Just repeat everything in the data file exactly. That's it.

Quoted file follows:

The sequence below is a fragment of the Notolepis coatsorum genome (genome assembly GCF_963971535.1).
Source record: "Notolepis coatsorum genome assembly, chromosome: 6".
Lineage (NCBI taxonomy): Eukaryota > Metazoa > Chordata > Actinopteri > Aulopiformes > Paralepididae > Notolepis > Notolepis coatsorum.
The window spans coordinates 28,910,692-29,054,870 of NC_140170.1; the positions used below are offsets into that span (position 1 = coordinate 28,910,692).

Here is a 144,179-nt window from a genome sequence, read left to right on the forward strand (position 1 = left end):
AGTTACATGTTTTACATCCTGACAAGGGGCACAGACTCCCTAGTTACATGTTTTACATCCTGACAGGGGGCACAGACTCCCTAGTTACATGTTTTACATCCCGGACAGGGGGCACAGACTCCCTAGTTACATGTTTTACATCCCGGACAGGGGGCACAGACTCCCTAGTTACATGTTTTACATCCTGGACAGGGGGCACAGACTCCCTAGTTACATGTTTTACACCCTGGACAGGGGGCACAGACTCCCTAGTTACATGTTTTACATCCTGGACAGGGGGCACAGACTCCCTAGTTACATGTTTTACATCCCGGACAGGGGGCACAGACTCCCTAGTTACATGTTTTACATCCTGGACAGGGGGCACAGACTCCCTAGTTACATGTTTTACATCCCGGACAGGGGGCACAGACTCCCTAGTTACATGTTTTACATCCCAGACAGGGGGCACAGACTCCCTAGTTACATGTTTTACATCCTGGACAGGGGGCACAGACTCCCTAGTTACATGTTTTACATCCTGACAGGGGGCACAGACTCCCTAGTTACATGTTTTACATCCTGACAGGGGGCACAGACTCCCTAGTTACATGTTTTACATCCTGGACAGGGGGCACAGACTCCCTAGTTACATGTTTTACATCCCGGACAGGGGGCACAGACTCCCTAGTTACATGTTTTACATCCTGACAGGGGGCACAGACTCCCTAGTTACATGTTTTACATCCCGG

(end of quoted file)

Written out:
The sequence below is a fragment of the Notolepis coatsorum genome (genome assembly GCF_963971535.1).
Source record: "Notolepis coatsorum genome assembly, chromosome: 6".
Lineage (NCBI taxonomy): Eukaryota > Metazoa > Chordata > Actinopteri > Aulopiformes > Paralepididae > Notolepis > Notolepis coatsorum.
The window spans coordinates 28,910,692-29,054,870 of NC_140170.1; the positions used below are offsets into that span (position 1 = coordinate 28,910,692).

Here is a 144,179-nt window from a genome sequence, read left to right on the forward strand (position 1 = left end):
AGTTACATGTTTTACATCCTGACAAGGGGCACAGACTCCCTAGTTACATGTTTTACATCCTGACAGGGGGCACAGACTCCCTAGTTACATGTTTTACATCCCGGACAGGGGGCACAGACTCCCTAGTTACATGTTTTACATCCCGGACAGGGGGCACAGACTCCCTAGTTACATGTTTTACATCCTGGACAGGGGGCACAGACTCCCTAGTTACATGTTTTACACCCTGGACAGGGGGCACAGACTCCCTAGTTACATGTTTTACATCCTGGACAGGGGGCACAGACTCCCTAGTTACATGTTTTACATCCCGGACAGGGGGCACAGACTCCCTAGTTACATGTTTTACATCCTGGACAGGGGGCACAGACTCCCTAGTTACATGTTTTACATCCCGGACAGGGGGCACAGACTCCCTAGTTACATGTTTTACATCCCAGACAGGGGGCACAGACTCCCTAGTTACATGTTTTACATCCTGGACAGGGGGCACAGACTCCCTAGTTACATGTTTTACATCCTGACAGGGGGCACAGACTCCCTAGTTACATGTTTTACATCCTGACAGGGGGCACAGACTCCCTAGTTACATGTTTTACATCCTGGACAGGGGGCACAGACTCCCTAGTTACATGTTTTACATCCCGGACAGGGGGCACAGACTCCCTAGTTACATGTTTTACATCCTGACAGGGGGCACAGACTCCCTAGTTACATGTTTTACATCCCGG